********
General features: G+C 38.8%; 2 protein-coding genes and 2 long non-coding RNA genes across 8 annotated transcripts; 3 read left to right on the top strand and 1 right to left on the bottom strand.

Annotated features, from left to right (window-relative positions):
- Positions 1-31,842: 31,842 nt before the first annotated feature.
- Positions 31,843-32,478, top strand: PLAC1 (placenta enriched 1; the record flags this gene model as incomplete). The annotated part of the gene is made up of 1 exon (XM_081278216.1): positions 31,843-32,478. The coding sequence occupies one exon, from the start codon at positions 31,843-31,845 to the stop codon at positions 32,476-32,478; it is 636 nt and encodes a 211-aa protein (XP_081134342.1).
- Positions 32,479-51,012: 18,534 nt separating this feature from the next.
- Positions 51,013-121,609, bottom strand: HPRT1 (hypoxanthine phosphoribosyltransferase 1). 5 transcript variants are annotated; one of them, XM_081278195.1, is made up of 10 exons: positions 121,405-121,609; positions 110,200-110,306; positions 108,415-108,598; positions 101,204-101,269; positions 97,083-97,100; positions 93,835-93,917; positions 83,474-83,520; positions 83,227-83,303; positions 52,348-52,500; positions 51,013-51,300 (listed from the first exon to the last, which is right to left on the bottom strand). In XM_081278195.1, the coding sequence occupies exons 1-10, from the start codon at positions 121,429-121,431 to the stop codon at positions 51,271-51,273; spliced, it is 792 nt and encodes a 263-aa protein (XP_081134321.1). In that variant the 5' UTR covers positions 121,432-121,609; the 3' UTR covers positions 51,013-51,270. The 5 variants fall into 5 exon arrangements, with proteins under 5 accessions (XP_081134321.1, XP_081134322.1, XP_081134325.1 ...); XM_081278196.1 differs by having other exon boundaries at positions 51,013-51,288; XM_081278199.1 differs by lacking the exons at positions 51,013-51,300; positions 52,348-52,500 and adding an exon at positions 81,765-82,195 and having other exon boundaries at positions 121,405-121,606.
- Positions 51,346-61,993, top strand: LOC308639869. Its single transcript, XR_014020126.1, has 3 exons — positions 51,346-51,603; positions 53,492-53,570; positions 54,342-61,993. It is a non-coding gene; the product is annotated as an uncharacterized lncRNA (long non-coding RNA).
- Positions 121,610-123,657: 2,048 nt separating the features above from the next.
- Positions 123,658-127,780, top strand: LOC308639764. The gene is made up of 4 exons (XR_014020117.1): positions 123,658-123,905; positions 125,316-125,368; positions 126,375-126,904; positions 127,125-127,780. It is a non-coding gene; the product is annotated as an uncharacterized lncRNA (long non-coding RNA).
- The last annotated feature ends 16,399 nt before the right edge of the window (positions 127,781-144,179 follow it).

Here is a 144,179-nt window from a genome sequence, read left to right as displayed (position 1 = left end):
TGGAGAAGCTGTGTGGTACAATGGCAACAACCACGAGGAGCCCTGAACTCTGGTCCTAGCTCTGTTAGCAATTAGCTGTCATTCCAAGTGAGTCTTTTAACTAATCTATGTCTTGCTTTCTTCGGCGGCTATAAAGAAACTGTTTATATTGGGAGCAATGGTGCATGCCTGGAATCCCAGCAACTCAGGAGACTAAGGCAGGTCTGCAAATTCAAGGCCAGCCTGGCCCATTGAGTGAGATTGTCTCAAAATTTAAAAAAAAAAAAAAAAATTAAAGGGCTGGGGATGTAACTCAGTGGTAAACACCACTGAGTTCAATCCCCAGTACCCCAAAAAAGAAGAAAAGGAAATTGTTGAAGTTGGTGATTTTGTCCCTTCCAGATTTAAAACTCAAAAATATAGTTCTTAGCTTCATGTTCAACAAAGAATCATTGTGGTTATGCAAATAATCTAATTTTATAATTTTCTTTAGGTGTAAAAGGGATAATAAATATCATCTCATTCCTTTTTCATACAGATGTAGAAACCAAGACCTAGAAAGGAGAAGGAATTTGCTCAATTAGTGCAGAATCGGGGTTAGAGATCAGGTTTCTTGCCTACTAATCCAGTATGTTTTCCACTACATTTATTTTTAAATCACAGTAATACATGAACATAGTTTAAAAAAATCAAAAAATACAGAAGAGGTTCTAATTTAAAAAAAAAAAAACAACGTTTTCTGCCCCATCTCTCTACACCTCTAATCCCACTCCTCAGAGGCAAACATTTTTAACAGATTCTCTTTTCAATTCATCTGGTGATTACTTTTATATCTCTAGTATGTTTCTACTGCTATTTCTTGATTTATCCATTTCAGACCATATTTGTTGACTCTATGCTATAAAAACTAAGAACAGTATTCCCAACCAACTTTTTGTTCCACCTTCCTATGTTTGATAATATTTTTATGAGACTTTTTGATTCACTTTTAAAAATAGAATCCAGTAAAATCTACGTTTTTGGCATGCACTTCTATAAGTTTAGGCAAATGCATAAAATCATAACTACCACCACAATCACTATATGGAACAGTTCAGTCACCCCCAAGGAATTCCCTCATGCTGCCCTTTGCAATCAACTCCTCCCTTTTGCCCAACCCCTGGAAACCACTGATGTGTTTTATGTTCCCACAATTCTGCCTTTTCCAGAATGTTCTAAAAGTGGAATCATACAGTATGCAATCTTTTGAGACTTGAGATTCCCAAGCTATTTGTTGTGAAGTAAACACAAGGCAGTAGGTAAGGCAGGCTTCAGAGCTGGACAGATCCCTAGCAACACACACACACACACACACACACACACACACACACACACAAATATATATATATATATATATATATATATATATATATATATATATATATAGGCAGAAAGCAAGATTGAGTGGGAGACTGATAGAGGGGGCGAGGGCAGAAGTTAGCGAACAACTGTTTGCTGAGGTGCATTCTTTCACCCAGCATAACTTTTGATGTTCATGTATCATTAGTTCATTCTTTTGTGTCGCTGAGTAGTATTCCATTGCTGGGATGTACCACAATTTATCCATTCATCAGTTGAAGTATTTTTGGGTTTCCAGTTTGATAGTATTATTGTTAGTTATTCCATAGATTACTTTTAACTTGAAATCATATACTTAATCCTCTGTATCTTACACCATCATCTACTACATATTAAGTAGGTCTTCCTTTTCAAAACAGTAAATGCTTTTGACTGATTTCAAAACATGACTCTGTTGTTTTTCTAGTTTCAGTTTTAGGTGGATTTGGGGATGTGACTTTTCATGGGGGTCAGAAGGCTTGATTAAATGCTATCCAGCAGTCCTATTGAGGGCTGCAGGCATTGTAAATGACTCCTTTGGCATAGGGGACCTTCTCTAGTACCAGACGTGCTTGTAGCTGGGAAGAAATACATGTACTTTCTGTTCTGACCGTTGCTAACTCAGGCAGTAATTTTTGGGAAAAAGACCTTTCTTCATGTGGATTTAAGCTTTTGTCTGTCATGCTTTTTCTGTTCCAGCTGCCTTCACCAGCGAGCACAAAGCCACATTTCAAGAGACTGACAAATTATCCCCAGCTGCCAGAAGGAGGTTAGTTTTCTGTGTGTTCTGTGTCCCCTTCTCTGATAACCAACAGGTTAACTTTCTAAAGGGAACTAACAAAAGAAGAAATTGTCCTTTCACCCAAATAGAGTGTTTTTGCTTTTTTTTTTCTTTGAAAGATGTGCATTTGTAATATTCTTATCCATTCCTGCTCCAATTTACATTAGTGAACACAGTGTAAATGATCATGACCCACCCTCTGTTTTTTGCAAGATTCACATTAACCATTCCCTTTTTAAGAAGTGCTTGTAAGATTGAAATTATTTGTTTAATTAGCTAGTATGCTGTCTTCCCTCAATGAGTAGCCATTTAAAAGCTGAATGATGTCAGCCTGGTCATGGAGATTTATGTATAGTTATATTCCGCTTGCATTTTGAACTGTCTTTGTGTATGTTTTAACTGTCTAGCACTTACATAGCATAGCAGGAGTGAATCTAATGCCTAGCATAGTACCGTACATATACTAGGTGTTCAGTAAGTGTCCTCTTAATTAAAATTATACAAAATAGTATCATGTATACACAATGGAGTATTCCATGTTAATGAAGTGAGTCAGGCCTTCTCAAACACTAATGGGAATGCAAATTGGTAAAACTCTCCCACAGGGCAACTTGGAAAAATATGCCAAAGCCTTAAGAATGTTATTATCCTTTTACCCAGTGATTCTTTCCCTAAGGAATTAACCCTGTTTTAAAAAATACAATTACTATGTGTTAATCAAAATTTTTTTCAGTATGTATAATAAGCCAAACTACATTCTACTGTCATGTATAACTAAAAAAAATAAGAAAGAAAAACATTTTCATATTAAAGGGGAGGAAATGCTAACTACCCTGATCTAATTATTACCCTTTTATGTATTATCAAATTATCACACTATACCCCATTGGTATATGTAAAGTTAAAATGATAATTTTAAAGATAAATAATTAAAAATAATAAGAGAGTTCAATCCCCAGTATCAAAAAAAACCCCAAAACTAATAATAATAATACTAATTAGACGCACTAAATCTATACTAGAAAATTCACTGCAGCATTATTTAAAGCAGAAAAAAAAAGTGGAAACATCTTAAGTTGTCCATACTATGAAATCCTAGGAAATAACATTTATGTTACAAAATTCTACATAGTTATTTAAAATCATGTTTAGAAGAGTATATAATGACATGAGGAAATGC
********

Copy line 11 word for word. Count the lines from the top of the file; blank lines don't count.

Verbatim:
Here is a 144,179-nt window from a genome sequence, read left to right as displayed (position 1 = left end):